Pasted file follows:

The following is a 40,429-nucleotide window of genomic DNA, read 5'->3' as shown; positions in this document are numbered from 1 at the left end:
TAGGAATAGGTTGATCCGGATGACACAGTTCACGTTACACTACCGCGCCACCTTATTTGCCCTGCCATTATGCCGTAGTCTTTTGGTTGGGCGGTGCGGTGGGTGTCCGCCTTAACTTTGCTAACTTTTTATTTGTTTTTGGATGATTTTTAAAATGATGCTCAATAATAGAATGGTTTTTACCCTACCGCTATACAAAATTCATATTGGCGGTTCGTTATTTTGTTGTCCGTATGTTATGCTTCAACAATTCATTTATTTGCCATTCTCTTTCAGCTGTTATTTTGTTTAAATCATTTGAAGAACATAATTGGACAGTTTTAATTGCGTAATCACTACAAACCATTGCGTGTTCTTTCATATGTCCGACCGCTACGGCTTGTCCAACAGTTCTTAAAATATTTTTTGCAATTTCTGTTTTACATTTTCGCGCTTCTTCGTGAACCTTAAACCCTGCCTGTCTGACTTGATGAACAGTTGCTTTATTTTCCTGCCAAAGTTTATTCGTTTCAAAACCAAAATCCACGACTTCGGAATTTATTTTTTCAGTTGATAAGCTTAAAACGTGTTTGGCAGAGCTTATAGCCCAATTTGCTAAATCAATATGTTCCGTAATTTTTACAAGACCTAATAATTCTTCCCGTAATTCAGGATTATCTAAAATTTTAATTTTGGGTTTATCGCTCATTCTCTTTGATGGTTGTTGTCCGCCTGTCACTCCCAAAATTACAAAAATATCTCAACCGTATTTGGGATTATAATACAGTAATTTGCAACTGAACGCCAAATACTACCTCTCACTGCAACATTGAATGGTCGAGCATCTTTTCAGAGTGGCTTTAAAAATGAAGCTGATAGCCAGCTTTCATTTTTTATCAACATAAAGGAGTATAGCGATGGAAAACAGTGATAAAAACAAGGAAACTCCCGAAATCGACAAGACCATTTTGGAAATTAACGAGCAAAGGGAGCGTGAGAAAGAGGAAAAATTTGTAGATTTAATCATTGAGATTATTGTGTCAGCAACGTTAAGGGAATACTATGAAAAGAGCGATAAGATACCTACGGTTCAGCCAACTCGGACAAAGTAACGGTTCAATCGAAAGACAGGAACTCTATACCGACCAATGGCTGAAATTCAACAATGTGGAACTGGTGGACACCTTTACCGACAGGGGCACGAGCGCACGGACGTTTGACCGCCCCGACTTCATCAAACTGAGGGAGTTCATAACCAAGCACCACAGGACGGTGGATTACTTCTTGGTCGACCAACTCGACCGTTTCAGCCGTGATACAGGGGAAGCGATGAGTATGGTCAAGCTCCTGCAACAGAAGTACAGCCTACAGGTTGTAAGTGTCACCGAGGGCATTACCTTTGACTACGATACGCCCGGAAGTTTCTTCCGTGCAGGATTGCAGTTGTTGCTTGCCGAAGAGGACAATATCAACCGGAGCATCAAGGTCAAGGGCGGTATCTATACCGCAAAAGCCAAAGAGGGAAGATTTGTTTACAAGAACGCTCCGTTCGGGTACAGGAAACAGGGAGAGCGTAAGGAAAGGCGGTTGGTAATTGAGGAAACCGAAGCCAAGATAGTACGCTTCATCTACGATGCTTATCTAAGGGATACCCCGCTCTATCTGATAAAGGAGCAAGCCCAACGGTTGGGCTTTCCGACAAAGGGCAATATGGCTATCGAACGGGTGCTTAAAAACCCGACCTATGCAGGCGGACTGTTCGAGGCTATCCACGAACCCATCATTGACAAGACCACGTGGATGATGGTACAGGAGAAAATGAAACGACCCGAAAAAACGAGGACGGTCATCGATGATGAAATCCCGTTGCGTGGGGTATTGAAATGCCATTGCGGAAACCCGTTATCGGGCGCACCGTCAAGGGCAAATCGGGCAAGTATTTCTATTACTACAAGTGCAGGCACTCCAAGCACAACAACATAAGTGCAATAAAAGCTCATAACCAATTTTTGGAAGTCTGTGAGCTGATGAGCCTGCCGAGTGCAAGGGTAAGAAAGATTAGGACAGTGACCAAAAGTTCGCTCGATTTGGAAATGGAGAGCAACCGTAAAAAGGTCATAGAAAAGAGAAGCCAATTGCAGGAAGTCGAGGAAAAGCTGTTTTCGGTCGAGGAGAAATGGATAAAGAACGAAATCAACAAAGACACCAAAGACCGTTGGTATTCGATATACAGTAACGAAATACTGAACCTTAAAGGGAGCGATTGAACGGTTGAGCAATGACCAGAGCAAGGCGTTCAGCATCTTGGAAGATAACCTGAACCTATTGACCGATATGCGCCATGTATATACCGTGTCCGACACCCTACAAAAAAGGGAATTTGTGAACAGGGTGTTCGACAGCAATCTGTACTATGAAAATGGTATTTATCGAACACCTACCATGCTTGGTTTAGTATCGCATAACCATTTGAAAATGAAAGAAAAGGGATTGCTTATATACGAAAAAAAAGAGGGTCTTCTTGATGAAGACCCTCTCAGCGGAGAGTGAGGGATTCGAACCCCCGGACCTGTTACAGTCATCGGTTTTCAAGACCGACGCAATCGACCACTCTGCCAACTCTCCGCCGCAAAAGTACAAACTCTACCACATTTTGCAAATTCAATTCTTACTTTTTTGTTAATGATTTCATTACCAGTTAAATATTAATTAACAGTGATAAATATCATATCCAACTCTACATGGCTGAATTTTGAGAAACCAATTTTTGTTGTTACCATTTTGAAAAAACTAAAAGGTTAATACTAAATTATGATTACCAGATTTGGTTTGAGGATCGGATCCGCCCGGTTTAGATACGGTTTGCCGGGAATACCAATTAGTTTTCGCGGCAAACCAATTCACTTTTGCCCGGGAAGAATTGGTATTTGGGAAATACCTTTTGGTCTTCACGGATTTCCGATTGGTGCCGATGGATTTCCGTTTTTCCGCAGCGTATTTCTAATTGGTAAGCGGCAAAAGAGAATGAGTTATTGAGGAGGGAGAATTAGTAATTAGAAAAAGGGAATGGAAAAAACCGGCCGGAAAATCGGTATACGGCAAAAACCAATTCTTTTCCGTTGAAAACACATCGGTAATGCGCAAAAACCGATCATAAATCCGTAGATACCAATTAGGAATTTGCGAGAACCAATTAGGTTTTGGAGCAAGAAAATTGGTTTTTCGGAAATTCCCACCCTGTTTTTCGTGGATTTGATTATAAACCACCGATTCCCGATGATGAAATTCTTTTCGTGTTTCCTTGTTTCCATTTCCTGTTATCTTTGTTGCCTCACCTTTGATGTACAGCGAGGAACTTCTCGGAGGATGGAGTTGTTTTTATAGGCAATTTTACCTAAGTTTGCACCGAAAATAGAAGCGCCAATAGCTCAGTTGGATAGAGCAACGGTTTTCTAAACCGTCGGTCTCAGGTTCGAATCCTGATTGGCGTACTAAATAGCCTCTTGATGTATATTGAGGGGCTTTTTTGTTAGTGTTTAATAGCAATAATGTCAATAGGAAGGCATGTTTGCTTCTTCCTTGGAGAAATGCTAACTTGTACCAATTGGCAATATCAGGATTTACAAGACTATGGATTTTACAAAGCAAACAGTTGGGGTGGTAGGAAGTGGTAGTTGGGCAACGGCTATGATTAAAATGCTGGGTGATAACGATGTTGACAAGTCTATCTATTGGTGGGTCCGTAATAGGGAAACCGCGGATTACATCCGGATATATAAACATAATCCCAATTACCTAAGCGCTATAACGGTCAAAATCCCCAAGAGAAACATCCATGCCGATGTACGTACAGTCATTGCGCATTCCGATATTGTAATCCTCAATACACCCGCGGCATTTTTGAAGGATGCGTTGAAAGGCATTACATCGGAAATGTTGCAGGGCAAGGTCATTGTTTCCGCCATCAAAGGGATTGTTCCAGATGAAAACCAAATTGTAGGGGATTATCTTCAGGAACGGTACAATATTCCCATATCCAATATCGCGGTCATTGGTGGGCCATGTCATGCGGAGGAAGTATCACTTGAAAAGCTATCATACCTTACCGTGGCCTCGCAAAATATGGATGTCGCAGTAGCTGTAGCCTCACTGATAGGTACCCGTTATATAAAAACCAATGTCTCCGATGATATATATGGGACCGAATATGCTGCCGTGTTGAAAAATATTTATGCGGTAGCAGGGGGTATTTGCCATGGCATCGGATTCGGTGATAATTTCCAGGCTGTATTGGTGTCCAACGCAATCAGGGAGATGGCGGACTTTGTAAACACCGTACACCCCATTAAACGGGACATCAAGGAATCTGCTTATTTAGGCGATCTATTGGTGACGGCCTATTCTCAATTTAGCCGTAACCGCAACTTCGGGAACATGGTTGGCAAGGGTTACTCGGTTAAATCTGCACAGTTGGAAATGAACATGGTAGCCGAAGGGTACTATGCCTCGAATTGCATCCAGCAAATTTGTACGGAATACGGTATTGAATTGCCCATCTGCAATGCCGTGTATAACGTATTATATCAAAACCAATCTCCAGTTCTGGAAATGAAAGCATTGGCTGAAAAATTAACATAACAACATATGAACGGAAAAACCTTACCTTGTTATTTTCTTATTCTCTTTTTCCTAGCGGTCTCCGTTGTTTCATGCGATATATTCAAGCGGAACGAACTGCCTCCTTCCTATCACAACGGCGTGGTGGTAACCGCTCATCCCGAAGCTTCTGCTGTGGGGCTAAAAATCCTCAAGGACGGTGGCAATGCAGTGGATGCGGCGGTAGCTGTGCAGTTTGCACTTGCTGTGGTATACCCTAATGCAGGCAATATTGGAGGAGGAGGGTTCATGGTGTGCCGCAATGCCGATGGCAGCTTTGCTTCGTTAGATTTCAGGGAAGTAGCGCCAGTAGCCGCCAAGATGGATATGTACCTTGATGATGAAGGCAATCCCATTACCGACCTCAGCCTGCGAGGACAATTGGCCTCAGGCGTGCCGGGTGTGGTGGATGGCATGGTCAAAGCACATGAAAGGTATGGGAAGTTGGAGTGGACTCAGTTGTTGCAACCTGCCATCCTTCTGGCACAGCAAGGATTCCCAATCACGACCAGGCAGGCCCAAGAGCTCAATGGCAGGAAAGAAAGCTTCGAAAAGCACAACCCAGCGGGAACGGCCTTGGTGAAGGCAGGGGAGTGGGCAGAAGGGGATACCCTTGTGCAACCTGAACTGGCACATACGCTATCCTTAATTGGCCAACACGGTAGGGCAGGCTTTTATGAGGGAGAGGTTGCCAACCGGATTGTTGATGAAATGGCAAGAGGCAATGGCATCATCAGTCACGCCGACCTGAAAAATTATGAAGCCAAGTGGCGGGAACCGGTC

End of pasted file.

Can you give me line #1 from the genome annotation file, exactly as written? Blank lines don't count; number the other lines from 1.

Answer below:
The following is a 40,429-nucleotide window of genomic DNA, read 5'->3' as shown; positions in this document are numbered from 1 at the left end: